At Watts Tree Farm we are constantly looking for ways to generate income from the woodlot. Most people think that timber is the only thing to come from a woodlot to generate income. However, this would be a misconception. There are many other potential sources of income from a small woodlot. We call these additional products Non Timber Forest Products or NTFP’s as they are commonly referred to. I will write about NTFP’s in a broader context in a future blog. It is a fascinating subject that presents so many potential opportunities for small woodlots to generate income. For this blog I will talk about one Non Timber Forest Products that we produce and it is quite simply “brush”.
November and December is the time of year when people are busily decorating their homes for the Christmas season. Not everyone has access to brush that is commonly used for decorating. Brush is nothing more than branches from softwood trees. It can be pine, spruce, fir, cedar or any other species that is available in your region. In our woodlot we have access to four species; balsam fir, Korean fir, white pine and red pine. We could add white spruce to this list but it is not as desirable to handle so we do not bother using it. Customers much prefer the softness of fir and pine.
We have been growing Christmas trees for many years. In our choose and cut lot we noticed that people would ask us for some of the branches from the bottoms of the trees that we were harvesting. At first we simply gave it away but we realized that there is demand for brush, as a seasonal product. The question was “How do we package it to make it convenient for customers to handle?” The answer was to put it in tied up bundles. We devised a simple but small stand to hold the brush while we tied it into compact bundles that can be easily handled. This began to generate a small bit of income from what was previously a waste product. As more and more people became aware that they could conveniently buy bundled brush our sales continued to grow. It is not a large part of our income for the woodlot but it is a little extra that goes hand-in-hand with our Christmas tree sales. I think it could be much large if we promoted it more but there is a limit to the time available to make up these bundles and we are already busy with the Christmas trees. There is even potential to wholesale this product but again it is the time constraint for us. However, for readers of this blog it might just be the ideal product for you, depending on where you are and your personal interests.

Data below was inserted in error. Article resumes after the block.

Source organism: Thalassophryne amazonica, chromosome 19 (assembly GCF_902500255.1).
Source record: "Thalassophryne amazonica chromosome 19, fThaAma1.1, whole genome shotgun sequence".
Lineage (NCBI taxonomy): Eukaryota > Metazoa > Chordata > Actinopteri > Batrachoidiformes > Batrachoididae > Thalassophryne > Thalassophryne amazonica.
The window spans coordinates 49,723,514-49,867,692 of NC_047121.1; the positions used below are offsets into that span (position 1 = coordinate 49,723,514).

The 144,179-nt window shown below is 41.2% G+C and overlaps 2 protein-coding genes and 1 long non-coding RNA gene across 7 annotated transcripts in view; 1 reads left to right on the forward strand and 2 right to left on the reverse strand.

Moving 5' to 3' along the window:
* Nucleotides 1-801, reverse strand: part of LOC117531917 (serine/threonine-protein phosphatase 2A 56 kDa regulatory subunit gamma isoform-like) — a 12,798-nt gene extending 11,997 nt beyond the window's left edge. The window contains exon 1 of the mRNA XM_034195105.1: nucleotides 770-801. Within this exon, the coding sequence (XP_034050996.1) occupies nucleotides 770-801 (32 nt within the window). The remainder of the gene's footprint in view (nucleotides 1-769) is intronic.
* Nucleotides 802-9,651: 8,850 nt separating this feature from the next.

Putting the brush into relatively consistent bundles is a necessity to bringing a product like this to market. This is where the brush stand comes into play. I am happy to show just how we do it as it is a pretty simple device. I am sure there are people out there who could improve on this and make it even easier to create compact bundles. But for the small amount that we do this works just fine. I hope the photographs show the process clearly.
As our sales grow we need to think about where we will get the brush on a sustainable basis to supply customers each year. One of our prime sources are low-grade or “cull” Christmas trees. These are trees that simply will never make a good Christmas tree and are taking up space in our Christmas tree lot. There is always a percentage of trees that, for one reason or another, have poor shape or are damaged and must be cut out of the lot. These “cull” trees have become our primary source of fir brush. For pine we either go to our pine plantations and cut lower branches or remove trees as part of our thinning process. We have planted quite a few white pine in the woodlot so there will always be a source of pine branches for brush. These lower branches need to be removed anyway, so by waiting until late fall we have a source of pine branches for the brush bundles. We can earn a little extra income simply by timing our pruning to the time of year when we need the brush.
Income from the woodlot is important to us at Watts Tree Farm but so are many other aspects of the woodlot. Balancing the need for income with maintaining and improving wildlife habitat, while enjoying the recreation aspects of the woodlot are all a function of good planning. Perhaps over the winter months I can tackle the topic of forest management. Creating a management plan will force you, as a woodlot owner, to look at the things that are most important to you. As always, I enjoy writing these blogs and hope that readers find them to be interesting, entertaining and useful. I encourage readers to follow my blog by pressing the follow button on the side of the page. You will also see a link there to our Christmas Tree lot website.
Until next time, keep safe and well.
***Click on any photograph to get a larger image***